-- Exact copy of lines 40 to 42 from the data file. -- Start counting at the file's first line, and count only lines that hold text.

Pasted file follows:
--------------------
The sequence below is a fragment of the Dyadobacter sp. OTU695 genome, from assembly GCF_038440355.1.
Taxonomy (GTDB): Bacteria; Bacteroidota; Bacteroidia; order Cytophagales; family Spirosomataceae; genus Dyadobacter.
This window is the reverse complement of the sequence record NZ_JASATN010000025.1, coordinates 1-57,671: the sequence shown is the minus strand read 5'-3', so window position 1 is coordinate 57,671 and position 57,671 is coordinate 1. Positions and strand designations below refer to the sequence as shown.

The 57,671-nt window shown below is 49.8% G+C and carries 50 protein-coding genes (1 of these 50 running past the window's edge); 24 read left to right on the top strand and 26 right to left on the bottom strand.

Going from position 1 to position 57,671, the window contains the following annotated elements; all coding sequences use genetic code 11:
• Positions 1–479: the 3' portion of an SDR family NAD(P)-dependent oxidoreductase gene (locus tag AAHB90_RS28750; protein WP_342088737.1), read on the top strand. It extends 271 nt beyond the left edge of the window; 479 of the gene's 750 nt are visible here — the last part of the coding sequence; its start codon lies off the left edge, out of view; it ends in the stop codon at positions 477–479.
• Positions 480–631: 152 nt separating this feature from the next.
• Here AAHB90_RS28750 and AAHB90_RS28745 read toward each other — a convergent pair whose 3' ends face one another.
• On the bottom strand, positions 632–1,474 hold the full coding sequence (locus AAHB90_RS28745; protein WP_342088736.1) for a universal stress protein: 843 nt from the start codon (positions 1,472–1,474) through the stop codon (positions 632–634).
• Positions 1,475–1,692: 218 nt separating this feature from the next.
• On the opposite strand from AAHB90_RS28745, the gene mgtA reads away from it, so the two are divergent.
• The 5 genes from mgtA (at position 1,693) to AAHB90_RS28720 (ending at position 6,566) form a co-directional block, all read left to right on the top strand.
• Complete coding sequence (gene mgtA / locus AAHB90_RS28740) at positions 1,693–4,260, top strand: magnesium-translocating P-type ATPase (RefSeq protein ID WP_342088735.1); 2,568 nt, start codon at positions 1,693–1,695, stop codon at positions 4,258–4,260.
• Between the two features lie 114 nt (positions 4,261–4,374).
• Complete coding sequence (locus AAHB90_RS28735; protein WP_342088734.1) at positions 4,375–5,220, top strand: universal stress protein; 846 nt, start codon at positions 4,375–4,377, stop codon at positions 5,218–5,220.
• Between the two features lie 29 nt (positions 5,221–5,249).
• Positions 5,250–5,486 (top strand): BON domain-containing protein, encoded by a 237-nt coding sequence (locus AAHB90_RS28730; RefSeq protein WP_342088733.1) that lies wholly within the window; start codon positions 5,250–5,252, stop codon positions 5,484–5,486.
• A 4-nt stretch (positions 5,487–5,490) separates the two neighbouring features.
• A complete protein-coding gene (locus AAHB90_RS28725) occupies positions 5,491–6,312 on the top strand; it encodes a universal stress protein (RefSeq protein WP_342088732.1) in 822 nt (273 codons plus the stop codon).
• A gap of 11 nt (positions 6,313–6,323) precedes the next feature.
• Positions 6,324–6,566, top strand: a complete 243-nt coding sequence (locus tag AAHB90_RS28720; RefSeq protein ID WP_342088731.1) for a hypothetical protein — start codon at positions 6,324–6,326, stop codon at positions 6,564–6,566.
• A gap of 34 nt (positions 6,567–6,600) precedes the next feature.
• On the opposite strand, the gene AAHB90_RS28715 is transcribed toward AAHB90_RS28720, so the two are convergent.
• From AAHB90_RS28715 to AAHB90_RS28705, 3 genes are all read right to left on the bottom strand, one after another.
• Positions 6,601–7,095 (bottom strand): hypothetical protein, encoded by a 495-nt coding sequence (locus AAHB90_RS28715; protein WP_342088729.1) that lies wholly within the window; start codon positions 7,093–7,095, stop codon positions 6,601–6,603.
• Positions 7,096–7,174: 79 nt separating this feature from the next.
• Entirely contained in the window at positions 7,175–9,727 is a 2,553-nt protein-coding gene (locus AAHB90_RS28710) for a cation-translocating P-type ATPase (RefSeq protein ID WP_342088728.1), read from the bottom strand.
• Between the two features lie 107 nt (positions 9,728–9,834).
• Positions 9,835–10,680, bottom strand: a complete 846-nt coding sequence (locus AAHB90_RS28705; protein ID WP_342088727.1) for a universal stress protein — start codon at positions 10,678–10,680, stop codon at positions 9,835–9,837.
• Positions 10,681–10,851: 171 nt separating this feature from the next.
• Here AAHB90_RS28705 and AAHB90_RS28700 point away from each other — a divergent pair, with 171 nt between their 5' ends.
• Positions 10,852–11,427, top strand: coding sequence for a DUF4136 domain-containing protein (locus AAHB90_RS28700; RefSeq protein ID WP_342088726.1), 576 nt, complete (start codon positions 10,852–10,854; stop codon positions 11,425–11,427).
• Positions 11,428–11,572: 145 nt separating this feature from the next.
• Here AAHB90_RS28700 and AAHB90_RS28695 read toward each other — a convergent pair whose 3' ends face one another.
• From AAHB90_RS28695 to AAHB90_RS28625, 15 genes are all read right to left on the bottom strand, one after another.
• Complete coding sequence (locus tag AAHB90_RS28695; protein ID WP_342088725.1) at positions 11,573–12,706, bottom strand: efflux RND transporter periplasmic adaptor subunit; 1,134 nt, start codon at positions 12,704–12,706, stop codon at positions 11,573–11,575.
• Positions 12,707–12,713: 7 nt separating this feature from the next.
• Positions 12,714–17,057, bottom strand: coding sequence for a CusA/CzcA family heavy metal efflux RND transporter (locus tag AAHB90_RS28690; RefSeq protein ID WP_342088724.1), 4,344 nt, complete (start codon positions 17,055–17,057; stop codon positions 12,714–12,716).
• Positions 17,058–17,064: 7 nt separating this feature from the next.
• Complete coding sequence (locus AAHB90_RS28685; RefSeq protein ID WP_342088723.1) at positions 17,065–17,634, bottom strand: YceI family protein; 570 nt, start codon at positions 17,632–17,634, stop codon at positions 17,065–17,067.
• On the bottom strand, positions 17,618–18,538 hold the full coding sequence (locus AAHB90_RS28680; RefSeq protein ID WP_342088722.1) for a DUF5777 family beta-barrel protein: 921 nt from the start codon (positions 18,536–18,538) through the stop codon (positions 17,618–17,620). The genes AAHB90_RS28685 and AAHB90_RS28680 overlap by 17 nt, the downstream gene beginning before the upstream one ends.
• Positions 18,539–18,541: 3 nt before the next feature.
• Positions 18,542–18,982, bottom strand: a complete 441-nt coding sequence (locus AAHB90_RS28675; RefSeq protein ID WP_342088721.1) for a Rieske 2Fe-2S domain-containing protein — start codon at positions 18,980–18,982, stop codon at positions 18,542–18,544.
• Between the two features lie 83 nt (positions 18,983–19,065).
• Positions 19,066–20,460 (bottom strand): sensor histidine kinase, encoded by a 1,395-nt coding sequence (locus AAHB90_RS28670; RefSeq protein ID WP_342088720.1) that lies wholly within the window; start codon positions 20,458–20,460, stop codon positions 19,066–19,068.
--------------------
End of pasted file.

• Complete coding sequence (locus AAHB90_RS28685; RefSeq protein ID WP_342088723.1) at positions 17,065–17,634, bottom strand: YceI family protein; 570 nt, start codon at positions 17,632–17,634, stop codon at positions 17,065–17,067.
• On the bottom strand, positions 17,618–18,538 hold the full coding sequence (locus AAHB90_RS28680; RefSeq protein ID WP_342088722.1) for a DUF5777 family beta-barrel protein: 921 nt from the start codon (positions 18,536–18,538) through the stop codon (positions 17,618–17,620). The genes AAHB90_RS28685 and AAHB90_RS28680 overlap by 17 nt, the downstream gene beginning before the upstream one ends.
• Positions 18,539–18,541: 3 nt before the next feature.